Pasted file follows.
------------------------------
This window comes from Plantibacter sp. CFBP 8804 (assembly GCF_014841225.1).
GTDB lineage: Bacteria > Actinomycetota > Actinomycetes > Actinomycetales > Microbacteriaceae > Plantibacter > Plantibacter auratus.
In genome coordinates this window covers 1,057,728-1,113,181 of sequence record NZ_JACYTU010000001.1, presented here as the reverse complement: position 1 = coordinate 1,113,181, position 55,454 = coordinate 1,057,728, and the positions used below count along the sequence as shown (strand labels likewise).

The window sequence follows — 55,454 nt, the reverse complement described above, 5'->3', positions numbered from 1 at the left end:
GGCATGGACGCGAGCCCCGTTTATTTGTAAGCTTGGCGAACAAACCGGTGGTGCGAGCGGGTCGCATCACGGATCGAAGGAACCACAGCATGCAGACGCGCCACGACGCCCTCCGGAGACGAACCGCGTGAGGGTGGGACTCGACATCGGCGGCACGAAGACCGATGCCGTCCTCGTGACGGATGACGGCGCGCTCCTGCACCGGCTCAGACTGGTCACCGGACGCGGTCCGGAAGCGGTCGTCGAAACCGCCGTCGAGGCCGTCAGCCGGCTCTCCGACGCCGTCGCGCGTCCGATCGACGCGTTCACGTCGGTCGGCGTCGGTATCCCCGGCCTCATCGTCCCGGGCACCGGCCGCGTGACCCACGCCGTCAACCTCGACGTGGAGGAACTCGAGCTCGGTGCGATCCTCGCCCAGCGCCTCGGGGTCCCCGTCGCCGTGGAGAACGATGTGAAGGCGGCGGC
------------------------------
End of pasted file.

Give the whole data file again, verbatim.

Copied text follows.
This window comes from Plantibacter sp. CFBP 8804 (assembly GCF_014841225.1).
GTDB lineage: Bacteria > Actinomycetota > Actinomycetes > Actinomycetales > Microbacteriaceae > Plantibacter > Plantibacter auratus.
In genome coordinates this window covers 1,057,728-1,113,181 of sequence record NZ_JACYTU010000001.1, presented here as the reverse complement: position 1 = coordinate 1,113,181, position 55,454 = coordinate 1,057,728, and the positions used below count along the sequence as shown (strand labels likewise).

The window sequence follows — 55,454 nt, the reverse complement described above, 5'->3', positions numbered from 1 at the left end:
GGCATGGACGCGAGCCCCGTTTATTTGTAAGCTTGGCGAACAAACCGGTGGTGCGAGCGGGTCGCATCACGGATCGAAGGAACCACAGCATGCAGACGCGCCACGACGCCCTCCGGAGACGAACCGCGTGAGGGTGGGACTCGACATCGGCGGCACGAAGACCGATGCCGTCCTCGTGACGGATGACGGCGCGCTCCTGCACCGGCTCAGACTGGTCACCGGACGCGGTCCGGAAGCGGTCGTCGAAACCGCCGTCGAGGCCGTCAGCCGGCTCTCCGACGCCGTCGCGCGTCCGATCGACGCGTTCACGTCGGTCGGCGTCGGTATCCCCGGCCTCATCGTCCCGGGCACCGGCCGCGTGACCCACGCCGTCAACCTCGACGTGGAGGAACTCGAGCTCGGTGCGATCCTCGCCCAGCGCCTCGGGGTCCCCGTCGCCGTGGAGAACGATGTGAAGGCGGCGGC